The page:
It's one of those rare discussions about an incendiary topic (especially down South where I'm from) where there is disagreement without denial, dismissal, and delusion.

Ethical stances, social justice, and 99Seats moment of unintended clarity

Over at Parabasis, 99Seats has a moment of "Unintended Clarity" regarding Don't Ask Don't Tell. But more important than his realization about the harm of DADT is when he says:
I honestly never thought I would have fit in that category...but apparently I do. It's pretty sobering to realize, especially as I go after people for other kinds of bigotry and discrimination.
It's shocking that this is the law of the land and massively unjust. And equally shocking that it took a comic book to make that clear to me.
How is it that 99Seats can do this without needing to be convinced that queer people are people and thus are the authorities on their own lives and experiences? How can he simply accept - without needing to debate or interrogate or play Devil's Advocate - that DADT hurts people who are queer? I asked as much in the comments to that post, to which Isaac gives a very thoughtful response. For whatever reason, I can't post my comment at Parabasis, so I'm doing it here.
I think both the person broadcasting the message and the person receiving the message have some shared responsibility for it is perceived, ultimately.
I know that Isaac is more clued in than most, but I think that people can take the wrong idea from this and use it in a way that ultimately upholds the status quo (in other words, keeps things fucked up). I can get behind the spirit of this statement, but my experience tells me that, in practice, it's used as a kind of tone argument that silences the very voices well-intentioned progressive (yet privileged) folks say they want to hear from. Not to mention, it puts the onus on the oppressed to accommodate, if not cater to, the sensibilities of the privileged if they want their agency recognized instead of constantly questioned (unless it's to assign blame - for example, "She had it coming for dressing like that").

To ride the philosophy train going on in another post for a moment, when it comes to social justice, I lean toward consequentialism when it comes to discrete acts (see here). At the risk of ostracizing myself (not like I've got much doing on except in my head), I am growing increasingly convinced that when discussing social justice issues, those who have the privilege and power need to shut the fuck up and listen until they are invited to speak*. And even then, only to address a specific point or answer a particular question. It is the most concrete and immediate way to shift the imbalance of authority (especially social and moral authority) that disproportionately privileges certain groups of people in certain situations that I've encountered or imagined thus far. That and killing people. Lots of people. Some of whom might actually deserving of it. Since few would want that, except for maybe the Joker, let's focus on discourse, shall we?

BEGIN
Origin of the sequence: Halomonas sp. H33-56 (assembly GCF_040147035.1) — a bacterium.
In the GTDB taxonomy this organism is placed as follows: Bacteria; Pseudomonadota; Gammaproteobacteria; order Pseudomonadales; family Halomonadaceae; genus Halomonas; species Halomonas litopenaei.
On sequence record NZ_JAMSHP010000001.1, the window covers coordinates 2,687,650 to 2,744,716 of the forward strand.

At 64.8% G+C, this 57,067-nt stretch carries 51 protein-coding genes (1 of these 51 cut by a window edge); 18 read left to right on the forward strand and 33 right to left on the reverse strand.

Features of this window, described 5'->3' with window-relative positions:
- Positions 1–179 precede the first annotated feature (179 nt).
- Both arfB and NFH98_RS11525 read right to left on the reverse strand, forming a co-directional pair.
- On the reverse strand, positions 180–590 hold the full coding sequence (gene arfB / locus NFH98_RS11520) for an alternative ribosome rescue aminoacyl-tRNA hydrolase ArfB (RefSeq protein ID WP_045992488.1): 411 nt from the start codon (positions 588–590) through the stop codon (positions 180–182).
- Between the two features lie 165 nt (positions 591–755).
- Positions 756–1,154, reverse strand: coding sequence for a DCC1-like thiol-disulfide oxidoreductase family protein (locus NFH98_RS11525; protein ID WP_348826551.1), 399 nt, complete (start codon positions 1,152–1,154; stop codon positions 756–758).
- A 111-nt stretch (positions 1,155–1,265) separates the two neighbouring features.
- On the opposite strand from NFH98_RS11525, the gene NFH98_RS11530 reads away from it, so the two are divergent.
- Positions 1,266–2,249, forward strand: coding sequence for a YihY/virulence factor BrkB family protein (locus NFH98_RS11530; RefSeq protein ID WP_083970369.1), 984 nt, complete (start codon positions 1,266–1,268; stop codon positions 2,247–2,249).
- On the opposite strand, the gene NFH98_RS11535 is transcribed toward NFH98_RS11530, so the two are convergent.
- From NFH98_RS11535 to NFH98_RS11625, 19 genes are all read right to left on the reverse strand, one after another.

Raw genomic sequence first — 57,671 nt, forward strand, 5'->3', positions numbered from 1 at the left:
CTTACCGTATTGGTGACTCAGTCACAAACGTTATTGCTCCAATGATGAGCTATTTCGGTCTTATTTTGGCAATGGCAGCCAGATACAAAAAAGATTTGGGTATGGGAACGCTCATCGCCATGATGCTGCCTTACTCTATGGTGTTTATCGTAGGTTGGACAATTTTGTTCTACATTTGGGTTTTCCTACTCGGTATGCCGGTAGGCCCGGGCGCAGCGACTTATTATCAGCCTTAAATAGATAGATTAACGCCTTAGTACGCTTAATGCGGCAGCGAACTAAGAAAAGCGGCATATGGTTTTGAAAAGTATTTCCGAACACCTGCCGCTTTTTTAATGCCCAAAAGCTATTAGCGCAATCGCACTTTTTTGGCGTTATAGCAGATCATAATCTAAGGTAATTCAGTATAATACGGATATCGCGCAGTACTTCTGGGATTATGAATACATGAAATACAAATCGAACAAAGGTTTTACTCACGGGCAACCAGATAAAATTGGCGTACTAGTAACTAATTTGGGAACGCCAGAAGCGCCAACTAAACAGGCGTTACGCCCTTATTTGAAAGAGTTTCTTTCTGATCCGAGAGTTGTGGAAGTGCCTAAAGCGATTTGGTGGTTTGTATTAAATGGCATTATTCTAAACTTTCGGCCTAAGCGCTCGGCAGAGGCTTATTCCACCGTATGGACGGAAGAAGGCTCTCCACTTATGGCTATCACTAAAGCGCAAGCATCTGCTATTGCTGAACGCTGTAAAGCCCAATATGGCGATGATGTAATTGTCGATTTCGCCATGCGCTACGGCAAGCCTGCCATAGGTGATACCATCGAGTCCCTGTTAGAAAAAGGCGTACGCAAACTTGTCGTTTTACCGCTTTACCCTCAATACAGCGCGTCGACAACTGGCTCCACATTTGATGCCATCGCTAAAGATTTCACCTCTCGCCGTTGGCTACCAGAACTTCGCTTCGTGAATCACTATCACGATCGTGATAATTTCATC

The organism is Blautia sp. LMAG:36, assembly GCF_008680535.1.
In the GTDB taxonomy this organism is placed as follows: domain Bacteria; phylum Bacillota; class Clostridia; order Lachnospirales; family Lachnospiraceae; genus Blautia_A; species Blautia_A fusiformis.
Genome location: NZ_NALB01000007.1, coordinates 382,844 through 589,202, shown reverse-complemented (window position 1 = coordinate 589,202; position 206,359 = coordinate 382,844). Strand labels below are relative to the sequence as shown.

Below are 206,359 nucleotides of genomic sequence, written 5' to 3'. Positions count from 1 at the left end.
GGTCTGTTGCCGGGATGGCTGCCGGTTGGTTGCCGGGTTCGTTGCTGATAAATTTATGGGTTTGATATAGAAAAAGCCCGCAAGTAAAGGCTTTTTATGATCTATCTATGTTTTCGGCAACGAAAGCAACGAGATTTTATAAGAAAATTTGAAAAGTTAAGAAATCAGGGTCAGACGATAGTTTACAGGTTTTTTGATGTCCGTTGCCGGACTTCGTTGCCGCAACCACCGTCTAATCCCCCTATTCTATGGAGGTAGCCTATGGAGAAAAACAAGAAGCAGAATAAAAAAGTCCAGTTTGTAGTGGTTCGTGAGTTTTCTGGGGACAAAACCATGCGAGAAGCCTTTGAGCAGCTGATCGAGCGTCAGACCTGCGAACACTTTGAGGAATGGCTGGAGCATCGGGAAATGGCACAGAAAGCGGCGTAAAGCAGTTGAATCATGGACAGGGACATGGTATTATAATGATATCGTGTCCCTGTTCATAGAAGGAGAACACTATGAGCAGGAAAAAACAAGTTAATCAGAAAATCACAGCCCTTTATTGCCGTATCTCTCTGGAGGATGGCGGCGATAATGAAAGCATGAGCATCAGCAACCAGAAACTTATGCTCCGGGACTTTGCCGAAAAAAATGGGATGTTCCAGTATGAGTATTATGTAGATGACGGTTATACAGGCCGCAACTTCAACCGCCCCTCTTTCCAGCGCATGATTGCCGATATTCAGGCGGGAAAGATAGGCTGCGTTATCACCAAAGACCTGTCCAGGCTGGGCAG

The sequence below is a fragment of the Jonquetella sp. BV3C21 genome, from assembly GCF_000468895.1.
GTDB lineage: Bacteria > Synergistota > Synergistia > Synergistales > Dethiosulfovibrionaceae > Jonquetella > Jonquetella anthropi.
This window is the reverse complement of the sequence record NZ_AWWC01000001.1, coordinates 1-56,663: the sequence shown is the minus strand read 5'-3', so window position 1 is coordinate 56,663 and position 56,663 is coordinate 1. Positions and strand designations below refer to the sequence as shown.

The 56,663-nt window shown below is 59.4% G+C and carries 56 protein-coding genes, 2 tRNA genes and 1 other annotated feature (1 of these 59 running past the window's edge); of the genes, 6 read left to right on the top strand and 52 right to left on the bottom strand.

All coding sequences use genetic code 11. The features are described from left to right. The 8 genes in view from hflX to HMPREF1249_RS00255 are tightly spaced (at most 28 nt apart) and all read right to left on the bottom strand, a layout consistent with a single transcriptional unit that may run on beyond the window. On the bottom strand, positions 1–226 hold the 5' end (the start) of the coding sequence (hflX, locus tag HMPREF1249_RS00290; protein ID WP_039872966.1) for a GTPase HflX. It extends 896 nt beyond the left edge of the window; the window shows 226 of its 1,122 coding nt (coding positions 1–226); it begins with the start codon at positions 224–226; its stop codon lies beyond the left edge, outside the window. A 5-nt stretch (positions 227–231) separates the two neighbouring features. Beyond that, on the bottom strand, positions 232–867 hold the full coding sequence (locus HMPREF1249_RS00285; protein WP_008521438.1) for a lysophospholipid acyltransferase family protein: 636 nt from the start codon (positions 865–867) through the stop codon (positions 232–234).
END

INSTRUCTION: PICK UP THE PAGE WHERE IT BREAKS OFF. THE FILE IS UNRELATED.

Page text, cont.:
So, aside from taking up arms and killing people (which has its appeal on certain days), what has to happen to get people from "I don't know and I don't care" (or rather, "I do care, sorta, but I don't know what I don't know") to something more along the lines of what 99Seats did for DADT?

* I definitely include myself in this, particularly when it comes to trans and disability issues.

July 6, 2010

The Importance of Safe Spaces (via Womanist Musings)

From "The Importance of Safe Spaces" (via Womanist Musings):
I am a great fan of safe spaces. Because the heteronormative world is not a pleasant place. It just isn't.
It has constant little pricks always poking you over and over again. You open a book and there's straight people, you look out the window and there's lots of straight families, you turn on the television and lo, straight folks abound. Adverts are 99.9% straight, television is awash with straightness, the radio's playing yet another boy loves girl song. It's everywhere - and of course, the accompanying little whisper "you're not normal, not normal, not normal, not normal. You don't belong here." Which is damned irritating at times.
. . . . . . . . . .
Then we come to Safe Spaces. In a safe space, the sporks are absent (or at least massively blunted). Safe spaces are places where we do belong, places where we can relax. Places where we don't need to be on guard or afraid or constantly having our eyes sporked. For me, walking into a place I consider a safe Space is like 10 hours of therapy and a very large Bacardi (mock not my drinking habits). It's like taking off your tight shoes and tie after a very long day - except it's a day that has lasted months and the shoes are so tight you can hardly walk and the tie is stopping you from breathing properly.
Which is why we need to respect people's safe spaces. We need to recognize how important they are. We need to recognise when we are tourists in other people's safe spaces. In short, we need to make sure we don't take sporks with us into the safe spaces. Those eyes get sporked enough.